With four states legalizing adult-use marijuana yesterday, the biggest winners are likely to be the giants of the cannabis space—prominent among them Curaleaf Holdings.
According to returns as of early today, voters in Arizona, Montana, New Jersey and South Dakota have voted to legalize recreational marijuana—bringing to 15 the number of states to do so.
New Jersey is seen as a particularly key market because of the expected ripple effect its legalization could have on states like New York and Connecticut.
High on the list of state incentives for legalizing recreational cannabis is the need for tax revenue, which has become more acute as the negative economic impact of COVID-19 continues.
“New Jersey was viewed as an important state as we look toward further adult use legalization on the East Coast,” Ellen Scanlon, co-founder of cannabis education platform The High Guide, tells Marketing Daily. “And we predict that New York, Pennsylvania and Connecticut will be watching New Jersey's cannabis-related job growth and tax revenue closely.”
Wakefield, Massachusetts-based Curaleaf Holdings has medical and/or recreational dispensaries in 23 states. Its growth has been fueled by the recent acquisitions of cannabis marketers Select and Grassroots Cannabis.
As of August, Curaleaf was the leading medicinal cannabis retailer and wholesaler in New Jersey.
“We believe the potential legalization of adult use in New Jersey could kick off a wave of legalization in the Northeast with New York, Connecticut and Pennsylvania likely to seriously consider adult-use legalization,” Curaleaf executive chairman Boris Jordan said during an August earnings call.
“We all know that a lot of the states have budget deficits. I think the recent numbers coming out of Massachusetts did not go unnoticed on the East Coast in terms of the potential tax revenues one can receive.”
Massachusetts made it legal for adults to grow and possess cannabis in 2016. Recreational retail sales began in late 2018.
New Jersey’s legalization is one step in what will probably be more of a marathon than a sprint toward retail sales. That’s due in part to the fact that the state has just 12 medicinal dispensaries, which are expected to be given the first option to offer recreational cannabis.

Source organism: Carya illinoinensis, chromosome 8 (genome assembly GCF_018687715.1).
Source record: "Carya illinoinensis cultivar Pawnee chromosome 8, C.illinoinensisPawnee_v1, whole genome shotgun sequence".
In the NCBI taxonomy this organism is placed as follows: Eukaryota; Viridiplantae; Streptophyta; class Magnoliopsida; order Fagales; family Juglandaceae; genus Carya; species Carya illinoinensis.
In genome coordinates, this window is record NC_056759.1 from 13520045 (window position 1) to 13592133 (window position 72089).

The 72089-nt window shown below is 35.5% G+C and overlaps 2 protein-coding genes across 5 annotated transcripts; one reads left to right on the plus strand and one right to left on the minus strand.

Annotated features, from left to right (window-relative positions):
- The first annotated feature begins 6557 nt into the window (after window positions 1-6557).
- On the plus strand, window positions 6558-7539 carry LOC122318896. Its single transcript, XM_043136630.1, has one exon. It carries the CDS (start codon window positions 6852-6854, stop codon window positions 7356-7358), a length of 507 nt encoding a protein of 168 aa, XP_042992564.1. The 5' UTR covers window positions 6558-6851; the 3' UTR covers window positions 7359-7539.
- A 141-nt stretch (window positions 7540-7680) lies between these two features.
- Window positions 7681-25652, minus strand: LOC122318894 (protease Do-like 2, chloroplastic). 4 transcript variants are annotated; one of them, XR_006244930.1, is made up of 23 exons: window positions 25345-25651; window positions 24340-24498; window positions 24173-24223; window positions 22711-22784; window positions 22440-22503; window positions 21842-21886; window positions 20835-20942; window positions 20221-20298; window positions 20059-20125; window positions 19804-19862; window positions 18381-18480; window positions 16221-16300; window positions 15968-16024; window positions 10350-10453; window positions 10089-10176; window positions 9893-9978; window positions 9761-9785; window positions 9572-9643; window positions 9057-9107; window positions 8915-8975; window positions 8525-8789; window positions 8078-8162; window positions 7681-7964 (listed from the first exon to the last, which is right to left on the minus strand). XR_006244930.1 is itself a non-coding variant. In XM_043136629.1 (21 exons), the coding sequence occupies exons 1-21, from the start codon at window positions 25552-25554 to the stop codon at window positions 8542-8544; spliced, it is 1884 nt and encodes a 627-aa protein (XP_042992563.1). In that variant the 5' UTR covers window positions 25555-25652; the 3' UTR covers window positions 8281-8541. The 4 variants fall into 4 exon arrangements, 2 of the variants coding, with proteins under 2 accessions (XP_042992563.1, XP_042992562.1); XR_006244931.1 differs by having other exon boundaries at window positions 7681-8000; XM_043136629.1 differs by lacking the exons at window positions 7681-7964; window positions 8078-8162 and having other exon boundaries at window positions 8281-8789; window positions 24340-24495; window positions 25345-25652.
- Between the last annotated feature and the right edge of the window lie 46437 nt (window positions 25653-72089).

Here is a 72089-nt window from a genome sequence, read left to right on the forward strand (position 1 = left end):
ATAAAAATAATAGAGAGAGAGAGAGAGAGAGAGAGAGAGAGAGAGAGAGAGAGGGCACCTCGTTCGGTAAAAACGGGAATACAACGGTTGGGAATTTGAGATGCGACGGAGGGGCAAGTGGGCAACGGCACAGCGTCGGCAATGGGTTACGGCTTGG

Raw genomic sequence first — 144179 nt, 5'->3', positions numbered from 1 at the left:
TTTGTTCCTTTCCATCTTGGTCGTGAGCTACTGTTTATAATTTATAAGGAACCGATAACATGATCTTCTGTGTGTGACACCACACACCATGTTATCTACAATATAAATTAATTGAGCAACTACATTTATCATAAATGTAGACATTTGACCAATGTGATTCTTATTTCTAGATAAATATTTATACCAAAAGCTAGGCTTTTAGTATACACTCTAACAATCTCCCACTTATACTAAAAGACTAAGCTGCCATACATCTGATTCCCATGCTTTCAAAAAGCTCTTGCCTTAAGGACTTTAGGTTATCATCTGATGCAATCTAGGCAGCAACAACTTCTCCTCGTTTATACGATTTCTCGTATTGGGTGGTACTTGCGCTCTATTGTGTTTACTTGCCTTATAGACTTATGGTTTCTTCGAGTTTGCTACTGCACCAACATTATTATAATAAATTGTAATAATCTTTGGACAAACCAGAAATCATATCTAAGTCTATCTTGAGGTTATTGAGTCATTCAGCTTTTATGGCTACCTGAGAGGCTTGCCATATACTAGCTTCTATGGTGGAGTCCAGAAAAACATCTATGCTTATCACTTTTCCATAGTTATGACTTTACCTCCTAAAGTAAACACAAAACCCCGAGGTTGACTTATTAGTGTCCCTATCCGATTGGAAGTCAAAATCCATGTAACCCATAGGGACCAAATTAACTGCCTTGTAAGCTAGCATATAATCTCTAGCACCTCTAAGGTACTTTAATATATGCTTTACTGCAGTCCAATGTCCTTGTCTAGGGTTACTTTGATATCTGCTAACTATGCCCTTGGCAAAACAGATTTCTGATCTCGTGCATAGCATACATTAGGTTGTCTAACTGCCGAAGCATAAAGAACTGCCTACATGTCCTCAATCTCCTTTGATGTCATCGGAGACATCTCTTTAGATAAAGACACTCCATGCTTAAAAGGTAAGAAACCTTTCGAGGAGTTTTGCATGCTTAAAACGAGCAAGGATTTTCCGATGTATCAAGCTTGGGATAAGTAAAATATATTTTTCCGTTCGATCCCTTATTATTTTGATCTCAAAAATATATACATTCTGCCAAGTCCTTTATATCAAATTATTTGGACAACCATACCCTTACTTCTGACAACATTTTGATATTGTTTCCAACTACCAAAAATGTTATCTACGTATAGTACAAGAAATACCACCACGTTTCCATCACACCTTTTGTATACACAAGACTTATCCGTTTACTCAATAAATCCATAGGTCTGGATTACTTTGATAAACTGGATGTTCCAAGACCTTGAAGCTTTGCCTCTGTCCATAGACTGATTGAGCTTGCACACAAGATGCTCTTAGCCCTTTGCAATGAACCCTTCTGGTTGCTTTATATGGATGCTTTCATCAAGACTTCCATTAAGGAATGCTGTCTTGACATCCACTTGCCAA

“The big concern is, when adult use comes online, are those operators going to be able to serve that big wave of demand, not only in New Jersey but from neighboring states?” Rob DiPisa, partner and co-chair of the cannabis law group at Hackensack, New Jersey-based Cole Schotz, said in a recent event hosted by Marijuana Business Daily.
Last year, New York appeared to be close to legalizing recreational cannabis through a legislative process—as opposed to a voter initiative—but it stalled in the state legislature.
DiPisa said he expects New York Gov. Andrew Cuomo to propose recreational legalization during the April budgeting process.
With four medicinal stores in New York as of August, Curaleaf CEO Joseph Lusardi said, “We also think that New York will ultimately become an adult-use state and are already formulating plans to materially increase our cultivation capacity within the state.”
Connecticut legalized medicinal marijuana in 2012 but has made little progress toward recreational use.
In August, Curaleaf held four of the 18 medical dispensary licenses in Connecticut and one of four cannabis production facilities, “giving us the number-one market share in the state,” said Lusardi.
He expressed optimism that “adult-use cannabis will be a reality in Connecticut in the next year or so.”